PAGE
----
A Journey Through Madison's Classical Music Scene
Oct 19, 2013
12:48 AM
Classically Speaking

Madison Symphony Program Suggests a “New Normal”

Madison Symphony Program Suggests a “New Normal”

Bernard Martinez

Philippe Bianconi

It was just three weeks ago that John DeMain opened his 20th season with the Madison Symphony in an all-orchestral program that demonstrated the ensemble had reached a new level of excellence. This past Friday night in Overture Hall the question was: Could the group maintain those new heights?

The short answer is: mostly yes. In observance of the centennial year of the birth of Benjamin Britten, DeMain opened the evening with the “Young Person’s Guide to the Orchestra.” In the context of last month’s concert, DeMain might have dubbed the work “All Persons Guide to My Orchestra.” After all, the seventeen-minute work is a section by section, player by player guide to the orchestra via variations on a theme of the 17th-century English great, Henry Purcell.

While the MSO has played it on a number of youth concerts, this was its first offering for a subscription event. And why not? I can’t recall ever hearing it live, and I’ve adored the colorful and charming work for most of my life. It’s fun to watch and hear the expanded percussion section—and, as is so often the case—catch details in a live hearing that apparently elude even the finest recordings. A splendid time was had by all, in and outside of the orchestra, and the night’s first ovation (punctuated by all the necessary solo bows) rivaled some concerts’ endings.

Then DeMain turned to the area of repertoire that still seems to challenge the MSO the most, French impressionism. Debussy’s three-movement tone poem, La Mer (The Sea) is one of the iconic examples of the style, and in recent seasons the orchestra has not quite succeeded in producing that elusive sense of tonal gauziness, that overlapping sonic ambiguity that permeates these scores of Debussy and Ravel.

For the first few minutes at sea, musically speaking, one wondered if we would indeed experience a greater degree of translucence, a buoyancy of tone. Then concertmaster Naha Greenholtz wove the first of two silken solos, and the orchestra seemed to blend and melt convincingly. The audience response was warm, but not overwhelming.

The second half brought the first of the season’s soloists, and a returning favorite at that, pianist Philippe Bianconi, in his fifth appearance here since 2001. The vehicle was the antithesis of French romanticism, the mighty Piano Concerto No. 2 of Brahms. A virtual symphony (not just four movements instead of a concerto’s usual three, but expansive to the point of lasting fifty minutes), the orchestra is almost exclusively required to play as one—and to partner more deeply with the soloist.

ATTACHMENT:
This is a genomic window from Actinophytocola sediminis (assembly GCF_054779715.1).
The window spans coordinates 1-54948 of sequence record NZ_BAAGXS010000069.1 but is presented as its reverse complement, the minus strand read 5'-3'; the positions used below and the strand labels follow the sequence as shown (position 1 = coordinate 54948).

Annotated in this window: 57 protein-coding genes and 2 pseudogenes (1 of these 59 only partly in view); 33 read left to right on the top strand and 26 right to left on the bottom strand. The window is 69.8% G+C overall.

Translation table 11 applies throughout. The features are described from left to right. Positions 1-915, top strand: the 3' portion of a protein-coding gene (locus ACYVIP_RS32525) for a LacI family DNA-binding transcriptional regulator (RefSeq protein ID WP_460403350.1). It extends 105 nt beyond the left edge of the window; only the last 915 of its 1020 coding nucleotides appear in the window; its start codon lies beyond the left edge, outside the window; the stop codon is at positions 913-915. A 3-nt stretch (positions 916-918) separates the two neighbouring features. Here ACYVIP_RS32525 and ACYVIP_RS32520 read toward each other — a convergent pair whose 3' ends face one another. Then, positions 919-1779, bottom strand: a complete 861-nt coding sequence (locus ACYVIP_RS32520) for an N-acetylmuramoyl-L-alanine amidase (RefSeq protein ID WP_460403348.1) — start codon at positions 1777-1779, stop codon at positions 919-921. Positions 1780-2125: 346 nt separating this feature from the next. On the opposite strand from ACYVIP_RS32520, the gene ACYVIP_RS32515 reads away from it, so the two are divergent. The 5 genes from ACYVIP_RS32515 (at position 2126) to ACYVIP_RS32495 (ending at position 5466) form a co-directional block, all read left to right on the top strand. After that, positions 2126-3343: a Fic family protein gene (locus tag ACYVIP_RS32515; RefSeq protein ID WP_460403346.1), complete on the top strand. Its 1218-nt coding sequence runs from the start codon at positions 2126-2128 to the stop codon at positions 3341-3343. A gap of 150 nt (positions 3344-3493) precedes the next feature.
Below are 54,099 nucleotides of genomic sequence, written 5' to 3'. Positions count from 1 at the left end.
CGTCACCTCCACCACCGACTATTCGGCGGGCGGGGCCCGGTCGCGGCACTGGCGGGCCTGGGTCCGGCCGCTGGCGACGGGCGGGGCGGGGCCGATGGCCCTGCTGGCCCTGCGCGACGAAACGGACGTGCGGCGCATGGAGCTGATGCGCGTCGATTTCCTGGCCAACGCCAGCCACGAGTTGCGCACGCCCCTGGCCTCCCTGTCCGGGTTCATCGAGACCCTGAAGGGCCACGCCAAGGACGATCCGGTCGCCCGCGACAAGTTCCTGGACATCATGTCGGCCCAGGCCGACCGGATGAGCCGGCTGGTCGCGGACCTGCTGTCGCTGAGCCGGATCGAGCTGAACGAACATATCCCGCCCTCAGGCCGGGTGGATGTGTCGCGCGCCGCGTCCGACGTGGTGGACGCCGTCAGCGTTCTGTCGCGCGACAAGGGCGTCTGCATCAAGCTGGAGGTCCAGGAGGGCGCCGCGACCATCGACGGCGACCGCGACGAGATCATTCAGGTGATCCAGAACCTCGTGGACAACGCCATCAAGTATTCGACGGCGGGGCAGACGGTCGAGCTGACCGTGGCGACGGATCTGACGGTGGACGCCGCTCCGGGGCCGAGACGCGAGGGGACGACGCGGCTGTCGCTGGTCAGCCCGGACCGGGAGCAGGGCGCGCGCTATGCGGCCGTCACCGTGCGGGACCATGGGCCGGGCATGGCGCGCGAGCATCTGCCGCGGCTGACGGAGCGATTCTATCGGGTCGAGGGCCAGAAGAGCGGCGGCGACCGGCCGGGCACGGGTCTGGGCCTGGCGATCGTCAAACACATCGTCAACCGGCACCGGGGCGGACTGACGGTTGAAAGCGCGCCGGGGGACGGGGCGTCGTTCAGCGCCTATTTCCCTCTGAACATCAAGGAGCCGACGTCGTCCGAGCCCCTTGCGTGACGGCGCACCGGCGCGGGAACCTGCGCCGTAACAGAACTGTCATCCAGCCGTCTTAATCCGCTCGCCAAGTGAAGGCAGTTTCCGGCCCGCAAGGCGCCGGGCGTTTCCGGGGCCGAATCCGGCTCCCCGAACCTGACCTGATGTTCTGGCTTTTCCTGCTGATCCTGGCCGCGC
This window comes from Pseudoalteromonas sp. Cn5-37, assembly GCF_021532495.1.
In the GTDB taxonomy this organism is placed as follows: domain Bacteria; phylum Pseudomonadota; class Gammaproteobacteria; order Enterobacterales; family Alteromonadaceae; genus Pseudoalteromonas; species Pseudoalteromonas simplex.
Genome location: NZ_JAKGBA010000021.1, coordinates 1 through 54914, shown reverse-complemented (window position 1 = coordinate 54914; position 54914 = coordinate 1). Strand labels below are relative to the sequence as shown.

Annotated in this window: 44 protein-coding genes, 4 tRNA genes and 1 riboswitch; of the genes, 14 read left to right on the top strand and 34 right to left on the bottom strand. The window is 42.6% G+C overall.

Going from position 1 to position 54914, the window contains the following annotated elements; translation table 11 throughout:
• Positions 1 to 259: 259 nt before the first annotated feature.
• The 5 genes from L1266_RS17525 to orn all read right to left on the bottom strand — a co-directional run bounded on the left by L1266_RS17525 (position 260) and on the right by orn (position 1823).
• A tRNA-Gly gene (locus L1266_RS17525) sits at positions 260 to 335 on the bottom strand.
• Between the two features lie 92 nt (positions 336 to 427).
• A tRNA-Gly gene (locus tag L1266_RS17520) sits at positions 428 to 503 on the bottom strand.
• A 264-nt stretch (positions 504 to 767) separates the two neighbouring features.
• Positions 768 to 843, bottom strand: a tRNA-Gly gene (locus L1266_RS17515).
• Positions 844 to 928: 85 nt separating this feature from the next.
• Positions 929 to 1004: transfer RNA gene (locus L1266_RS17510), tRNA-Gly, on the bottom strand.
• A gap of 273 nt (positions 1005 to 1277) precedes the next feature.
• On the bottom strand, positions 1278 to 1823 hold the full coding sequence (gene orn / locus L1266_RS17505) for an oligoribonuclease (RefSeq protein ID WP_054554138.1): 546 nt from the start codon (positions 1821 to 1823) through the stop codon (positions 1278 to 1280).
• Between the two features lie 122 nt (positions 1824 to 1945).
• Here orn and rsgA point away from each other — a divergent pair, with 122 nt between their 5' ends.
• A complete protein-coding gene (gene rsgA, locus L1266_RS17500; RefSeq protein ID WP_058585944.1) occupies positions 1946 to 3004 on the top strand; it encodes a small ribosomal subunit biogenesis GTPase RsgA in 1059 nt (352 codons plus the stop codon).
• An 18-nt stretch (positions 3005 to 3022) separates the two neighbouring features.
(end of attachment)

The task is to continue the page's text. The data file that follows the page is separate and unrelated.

In the opening movement Bianconi almost seemed to be trying too hard to deliver an extra measure of depth and breadth, and the ubiquitous sequences of thirds and sixths and octaves betrayed a smudge here and there. With the second movement Scherzo, Bianconi appeared to relax, and we were treated to a good half hour or so of unforced unanimity, DeMain and soloist working hand in glove nearly every moment.

The one time an orchestral soloist is called for is in the opening and close of the slow movement, and principal cellist Karl Lavine delivered exquisitely phrased lines of rich tone. When the finale’s last bars were reached, it did not take long for most of the patrons to stand, and Lavine too received hearty approbation. Bianconi did return for an encore and brought us back to the first half, with a limpid, drops-of-sunlight reading of Debussy’s prelude, “The Girl with the Flaxen Hair.”

If you’re scoring at home (as they say in baseball), the Britten was a predictable hit, the Debussy reveals an ensemble inching closer to an elusive goal, and the MSO demonstrated its versatility in the burnished warmth and power of Brahms. If you want to verify it for yourself, the program will be repeated Saturday night at 8 p.m., and Sunday at 2:30 p.m.

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About This Blog

Years before I contributed my first classical review to the Los Angeles Times in 1988, I started a class in music appreciation for adults that had one aim: to put a few cracks in the “ivory tower elitism” I found pervasive in the classical music world since my boyhood days. Whether as a critic, program annotator or band director, that goal has never changed. After all, Mozart and Beethoven and the gang wrote their music for people like you—not critics or professors!

After growing up in the suburbs of New York City, and spending twenty years in and around Los Angeles, the last twelve years here leave me more amazed than ever at the musical riches of Madison. I’m a cheerleader at heart, because I always think more people would become classical fans if they’d give it a chance—but I’m also quick to tell you when you’re not getting your money’s worth. Classically Speaking brings you as much news and as many reviews as possible, and I hope you’ll join me for a fabulous musical journey.

–  Greg Hettmansberger
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